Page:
During their meeting in Strasbourg, Nicolas Sarkozy refuses to send more men to Afghanistan — notice the difference in (what turns out to be) the rewritten title (Les sujets abordés par Nicolas Sarkozy et Barack Obama) and the initial one (shall we call the more descriptive title the "cruder" one, which more diplomatic editors toned down?), still visible in the article's URL (sarkozy-confirme-a-obama-son-refus-d-envoyer-des-troupes-supplementaires-en-afghanistan) — and there ain't much Barack Obama can do about it, now that the Apologizer-in-Chief been so busy raving on and on about America's arrogance and how his administration is a step in the direction of multilateralism and now that he has been so busy showing he is "eine Guttermensch" by reason of… his incessant smile.
(But, hey, what can he say; maybe Carla didn't appreciate the iPod or the 25 Zone 1 DVDs… In any event, the Daily Mail has a number of photos…)
Meanwhile, Investor's Business Daily tries to give the Apologizer- and Charmer-in-Chief a basic history lesson.
News reports quoted French men and women hailing the first African-American president of the United States as a hopeful sign for global racial reconciliation.
But is there another reason they're so smitten? Might they be imagining the decline of America and the rise of a Eurocentric multilateralism?
Barack Obama's words to the thousands of squealing young French and German fans at the Rhenus Sports Arena in Strasbourg certainly seem in harmony with such hopes.
"In America," the president claimed, "there's a failure to appreciate
Europe's leading role in the world. Instead of celebrating your dynamic union and seeking to partner with you to meet common challenges, there have been times where America has shown arrogance and been dismissive, even derisive."
President Obama promised that "America is changing" and that there would now be "unprecedented coordination" in our policies.
He lamented that "we got sidetracked by Iraq"; he extolled the "social safety net that exists in almost all of Europe that doesn't exist in the United States."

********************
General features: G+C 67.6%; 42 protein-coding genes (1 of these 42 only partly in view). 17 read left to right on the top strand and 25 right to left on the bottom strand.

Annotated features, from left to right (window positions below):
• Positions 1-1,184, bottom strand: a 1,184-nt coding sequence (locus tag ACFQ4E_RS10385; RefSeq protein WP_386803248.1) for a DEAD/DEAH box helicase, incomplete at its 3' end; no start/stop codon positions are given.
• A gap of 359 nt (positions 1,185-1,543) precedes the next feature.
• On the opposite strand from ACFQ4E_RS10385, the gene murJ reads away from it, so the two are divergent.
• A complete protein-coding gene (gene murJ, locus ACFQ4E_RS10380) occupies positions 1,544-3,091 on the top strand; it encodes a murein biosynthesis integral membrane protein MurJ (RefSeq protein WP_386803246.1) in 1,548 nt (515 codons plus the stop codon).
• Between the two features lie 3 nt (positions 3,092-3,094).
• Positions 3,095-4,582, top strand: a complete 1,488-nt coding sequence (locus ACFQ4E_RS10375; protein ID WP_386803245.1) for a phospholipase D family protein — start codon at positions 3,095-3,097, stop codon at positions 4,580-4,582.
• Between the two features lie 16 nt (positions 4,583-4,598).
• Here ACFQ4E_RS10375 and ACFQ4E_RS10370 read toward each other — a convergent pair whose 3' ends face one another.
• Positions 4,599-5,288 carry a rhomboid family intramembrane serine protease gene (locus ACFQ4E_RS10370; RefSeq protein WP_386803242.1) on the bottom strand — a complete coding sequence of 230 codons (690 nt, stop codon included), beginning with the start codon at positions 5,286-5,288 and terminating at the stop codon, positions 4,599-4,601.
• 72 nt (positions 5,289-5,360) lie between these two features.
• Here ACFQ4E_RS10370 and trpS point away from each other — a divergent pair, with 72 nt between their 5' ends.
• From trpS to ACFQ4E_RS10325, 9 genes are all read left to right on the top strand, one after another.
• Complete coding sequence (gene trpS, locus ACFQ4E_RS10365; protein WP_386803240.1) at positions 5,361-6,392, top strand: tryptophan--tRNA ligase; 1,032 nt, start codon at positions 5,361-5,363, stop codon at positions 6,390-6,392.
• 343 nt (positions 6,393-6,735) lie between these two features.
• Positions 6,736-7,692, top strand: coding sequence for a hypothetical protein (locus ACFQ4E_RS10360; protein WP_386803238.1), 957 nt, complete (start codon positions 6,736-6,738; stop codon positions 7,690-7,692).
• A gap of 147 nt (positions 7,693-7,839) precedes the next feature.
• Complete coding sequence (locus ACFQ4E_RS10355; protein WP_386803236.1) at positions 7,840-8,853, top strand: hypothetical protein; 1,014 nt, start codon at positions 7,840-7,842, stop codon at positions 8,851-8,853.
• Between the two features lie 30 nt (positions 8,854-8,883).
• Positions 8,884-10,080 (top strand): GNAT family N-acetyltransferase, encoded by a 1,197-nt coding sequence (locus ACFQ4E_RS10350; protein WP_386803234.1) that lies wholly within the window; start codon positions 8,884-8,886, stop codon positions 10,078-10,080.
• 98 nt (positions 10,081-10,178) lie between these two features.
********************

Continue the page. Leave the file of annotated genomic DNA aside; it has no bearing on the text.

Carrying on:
And he described the G-20 summit he just attended in London last week as "a success of nations coming together, working out their differences, and moving boldly forward."
But is multilateralism really the great hope for the future that the president and his French and German devotees are convinced it is?
"We just emerged from an era marked by irresponsibility," the president claimed in reference to the global financial crisis.
But when he flaunts his "excellent meeting with President Medvedev of Russia" to begin the reduction of U.S. and Russian nuclear stockpiles with the claim that working with Moscow will "give us greater moral authority to say to Iran, 'don't develop a nuclear weapon,' to say to North Korea, 'don't proliferate nuclear weapons,' " isn't he actually embarking on a new era of naive foreign policy irresponsibility?
The Russia and Communist China the president wants to "partner" with are directly responsible for giving Iran and North Korea the nuclear expertise and equipment that have empowered those two oppressive terror states to pursue the ability to incinerate a city.
And does the president really believe that Kim Jong-il or the Ayatollah Khomenei respond, as he put it, to "moral authority" the way civilized leaders do?
It's Europe that has things to learn from America, not vice versa.
Europe can learn that with an injection of U.S.-style market competition, French patients need not wait month-upon-month for heart bypass surgery. They can learn that Iran is a clear and present danger requiring force from a united free world, not talk.
While they're at it, they might also learn to express some gratitude for the $13 billion American taxpayers shelled out during the post-war years (over $100 billion in current dollars) to rebuild their countries — after the U.S. came to their rescue during the war itself, spilling the blood of hundreds of thousands to defeat Hitler.
The United States of America is the world's lone superpower — unless and until we choose to relinquish that responsibility.
The last thing our sometime friends and allies across the pond need is a U.S. president bemoaning America's role in the world and serving as an echo chamber to those in Europe who would like to see us weakened or irrelevant.